How to Build an Electronic Steam Engine Sound Circuit

Model trains with electronic sound circuits are fun both to build and to watch.
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In the world of model railroading, adding an engine sound such as a train whistle is a great way to bring your set alive. Fortunately, the electronic circuitry behind an authentic-sounding train whistle is relatively simple and requires only a basic understanding of electronics and soldering. By learning how to assemble this circuit, you can add just that extra touch your model train needs to go from ho-hum replica to a dynamic showpiece fit for any scale-model station or town.

Connect the NE556 integrated circuit to the center of the breadboard. This chip has two rows of pins. Orient the chip so that each row sits on either side of the center gap that runs down the middle of the breadboard.

Connect pin 14 to the 9-volt power bus strip (+9V).

Link pins 13 and 14 with a 68-kiloohm capacitor.

Link pins 8 and 13 with a 33-kiloohm resistor.

Link pins 8 and 12 with a jumper wire.

Connect a 47-nanofarad ceramic capacitor to bridge pin 12 and the ground bus strip (GND).

Connect the anode of a 100-microfarad/16-volt electrolytic capacitor. Connect the cathode of this capacitor to the 8-ohm loudspeaker. Finally, connect the loudspeaker to GND.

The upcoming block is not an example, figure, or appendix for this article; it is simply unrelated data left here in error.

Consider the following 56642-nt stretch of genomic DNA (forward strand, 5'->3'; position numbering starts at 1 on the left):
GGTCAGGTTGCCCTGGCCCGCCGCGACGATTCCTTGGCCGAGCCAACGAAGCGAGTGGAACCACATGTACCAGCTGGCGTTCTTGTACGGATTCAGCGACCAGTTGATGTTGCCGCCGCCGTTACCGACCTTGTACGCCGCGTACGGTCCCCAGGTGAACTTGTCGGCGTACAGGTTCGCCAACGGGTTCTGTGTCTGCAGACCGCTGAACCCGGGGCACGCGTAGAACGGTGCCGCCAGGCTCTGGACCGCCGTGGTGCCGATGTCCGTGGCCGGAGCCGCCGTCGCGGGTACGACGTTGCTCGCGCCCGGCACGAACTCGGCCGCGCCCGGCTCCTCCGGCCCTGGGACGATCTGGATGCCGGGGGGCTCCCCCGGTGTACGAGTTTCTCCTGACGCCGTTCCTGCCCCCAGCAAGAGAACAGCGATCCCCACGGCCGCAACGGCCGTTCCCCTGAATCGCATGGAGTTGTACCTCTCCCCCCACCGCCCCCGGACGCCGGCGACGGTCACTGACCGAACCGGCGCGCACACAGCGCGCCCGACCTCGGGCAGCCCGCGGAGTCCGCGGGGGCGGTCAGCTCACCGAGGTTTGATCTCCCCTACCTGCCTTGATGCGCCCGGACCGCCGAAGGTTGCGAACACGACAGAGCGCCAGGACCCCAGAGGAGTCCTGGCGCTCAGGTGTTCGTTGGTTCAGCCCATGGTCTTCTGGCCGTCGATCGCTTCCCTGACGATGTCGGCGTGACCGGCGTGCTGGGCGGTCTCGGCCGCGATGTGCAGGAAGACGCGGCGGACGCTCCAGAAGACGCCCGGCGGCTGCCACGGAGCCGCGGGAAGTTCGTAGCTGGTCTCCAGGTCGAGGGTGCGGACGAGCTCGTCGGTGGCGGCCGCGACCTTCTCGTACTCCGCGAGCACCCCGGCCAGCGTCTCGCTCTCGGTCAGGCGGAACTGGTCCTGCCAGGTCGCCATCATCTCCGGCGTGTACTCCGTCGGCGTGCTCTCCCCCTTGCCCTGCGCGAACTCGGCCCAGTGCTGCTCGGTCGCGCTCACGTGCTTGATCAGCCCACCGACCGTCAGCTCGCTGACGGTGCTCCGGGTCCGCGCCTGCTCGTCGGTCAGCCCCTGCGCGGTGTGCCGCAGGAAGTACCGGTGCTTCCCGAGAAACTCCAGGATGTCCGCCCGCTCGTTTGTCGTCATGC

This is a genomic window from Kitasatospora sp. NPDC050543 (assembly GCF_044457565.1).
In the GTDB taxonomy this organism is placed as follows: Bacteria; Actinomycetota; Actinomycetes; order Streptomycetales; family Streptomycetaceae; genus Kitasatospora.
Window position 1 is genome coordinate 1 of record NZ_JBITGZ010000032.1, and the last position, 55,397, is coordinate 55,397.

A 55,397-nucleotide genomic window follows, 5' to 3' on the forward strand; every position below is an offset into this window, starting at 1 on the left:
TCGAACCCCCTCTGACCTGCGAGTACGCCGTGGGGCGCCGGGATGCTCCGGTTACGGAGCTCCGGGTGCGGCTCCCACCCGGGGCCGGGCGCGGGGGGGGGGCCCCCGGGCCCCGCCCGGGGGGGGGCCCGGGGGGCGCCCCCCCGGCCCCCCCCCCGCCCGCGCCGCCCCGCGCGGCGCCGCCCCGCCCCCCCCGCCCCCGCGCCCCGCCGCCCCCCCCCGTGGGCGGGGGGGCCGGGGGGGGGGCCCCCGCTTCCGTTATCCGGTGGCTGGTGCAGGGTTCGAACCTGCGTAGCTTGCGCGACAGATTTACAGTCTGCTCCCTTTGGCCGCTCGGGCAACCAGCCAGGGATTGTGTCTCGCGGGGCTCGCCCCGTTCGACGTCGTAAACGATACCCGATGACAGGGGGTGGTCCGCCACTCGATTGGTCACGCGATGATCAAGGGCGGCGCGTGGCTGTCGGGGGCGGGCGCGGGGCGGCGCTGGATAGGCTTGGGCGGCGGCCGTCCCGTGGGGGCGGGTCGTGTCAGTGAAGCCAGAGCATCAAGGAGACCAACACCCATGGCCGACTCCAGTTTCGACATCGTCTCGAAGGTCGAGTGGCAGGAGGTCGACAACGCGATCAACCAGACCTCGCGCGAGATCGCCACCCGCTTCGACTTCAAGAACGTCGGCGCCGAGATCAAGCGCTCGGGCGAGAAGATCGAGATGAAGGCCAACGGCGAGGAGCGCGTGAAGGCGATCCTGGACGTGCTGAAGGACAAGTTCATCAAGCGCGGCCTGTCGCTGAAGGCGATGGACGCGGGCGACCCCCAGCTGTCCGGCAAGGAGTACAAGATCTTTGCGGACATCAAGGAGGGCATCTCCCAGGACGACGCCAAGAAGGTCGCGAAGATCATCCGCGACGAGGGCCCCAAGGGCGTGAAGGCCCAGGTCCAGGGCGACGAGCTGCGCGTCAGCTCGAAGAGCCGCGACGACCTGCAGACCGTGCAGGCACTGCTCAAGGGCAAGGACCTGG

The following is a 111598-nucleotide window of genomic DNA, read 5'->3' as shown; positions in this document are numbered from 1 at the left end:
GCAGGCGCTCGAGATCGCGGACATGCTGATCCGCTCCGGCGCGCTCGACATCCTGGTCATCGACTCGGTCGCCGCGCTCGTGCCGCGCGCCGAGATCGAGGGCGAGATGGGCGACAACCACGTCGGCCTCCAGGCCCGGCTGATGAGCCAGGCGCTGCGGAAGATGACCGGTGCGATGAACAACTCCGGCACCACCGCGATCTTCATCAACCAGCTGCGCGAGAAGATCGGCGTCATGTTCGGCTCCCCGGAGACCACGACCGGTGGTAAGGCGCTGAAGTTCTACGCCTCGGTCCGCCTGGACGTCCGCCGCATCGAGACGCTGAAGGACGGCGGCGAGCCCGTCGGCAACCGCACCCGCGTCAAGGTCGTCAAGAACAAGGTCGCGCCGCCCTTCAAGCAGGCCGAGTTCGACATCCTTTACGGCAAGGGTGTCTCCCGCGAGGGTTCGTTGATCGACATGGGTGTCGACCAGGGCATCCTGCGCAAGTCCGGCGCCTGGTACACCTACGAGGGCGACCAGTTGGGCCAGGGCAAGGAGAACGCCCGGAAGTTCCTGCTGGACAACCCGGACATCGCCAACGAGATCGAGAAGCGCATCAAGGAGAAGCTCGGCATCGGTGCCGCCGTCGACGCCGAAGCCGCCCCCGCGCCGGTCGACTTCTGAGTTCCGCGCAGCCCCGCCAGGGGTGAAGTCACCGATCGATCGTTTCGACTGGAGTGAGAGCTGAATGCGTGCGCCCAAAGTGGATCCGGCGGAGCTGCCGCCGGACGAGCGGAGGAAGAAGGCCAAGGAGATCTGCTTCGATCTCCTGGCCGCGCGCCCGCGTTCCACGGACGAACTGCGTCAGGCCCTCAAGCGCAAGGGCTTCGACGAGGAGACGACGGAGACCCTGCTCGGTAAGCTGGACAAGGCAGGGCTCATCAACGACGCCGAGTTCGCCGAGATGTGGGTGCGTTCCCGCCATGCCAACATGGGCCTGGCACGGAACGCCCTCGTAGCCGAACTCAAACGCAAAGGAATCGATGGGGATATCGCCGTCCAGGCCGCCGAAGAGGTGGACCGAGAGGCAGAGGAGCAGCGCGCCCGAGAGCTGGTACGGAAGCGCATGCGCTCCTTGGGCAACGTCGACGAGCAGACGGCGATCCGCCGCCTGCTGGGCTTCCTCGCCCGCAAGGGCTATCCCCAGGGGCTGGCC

Bridge pin 3 to GND with a 100-nanofarad ceramic capacitor.

Use a jumper wire to link pin 7 to GND.

Use a jumper wire to connect pins 4 and 14.

Bridge pins 1 and 4 with a 390-kiloohm resistor.

Use a jumper wire to connect pins 1 and 2.

Bridge pin 2 to GND with a 2.2-microfarad/16-volt electrolytic capacitor. Orient the capacitor so that the positive anode is connected to pin 2.

Bridge pin 13 to pin 5 with a 33-kiloohm resistor and a 1N4001 diode. Orient the diode so that its anode is connected to pin 5.

Bridge pins 5 and 10 with a 1N4001 diode.

Bridge pin 10 to GND with a 4.7-microfarad electrolytic capacitor. Orient the capacitor so its anode is connected to pin 10.

Bridge pin 10 to GND with a 68-kiloohm resistor.

Connect a 9-volt battery to +9V and GND with a 9-volt battery clip.

About the Author

Liz Frazier has been producing Web content, instructional articles and trivia for websites such as TopTenz.net and RealDealTechnologies.com since 2008. Her writing interests lie primarily in the areas of politics (specifically public administration and elections), the military, education and forced migration. Frazier has a Bachelor of Arts degree in political science from California State University, Northridge.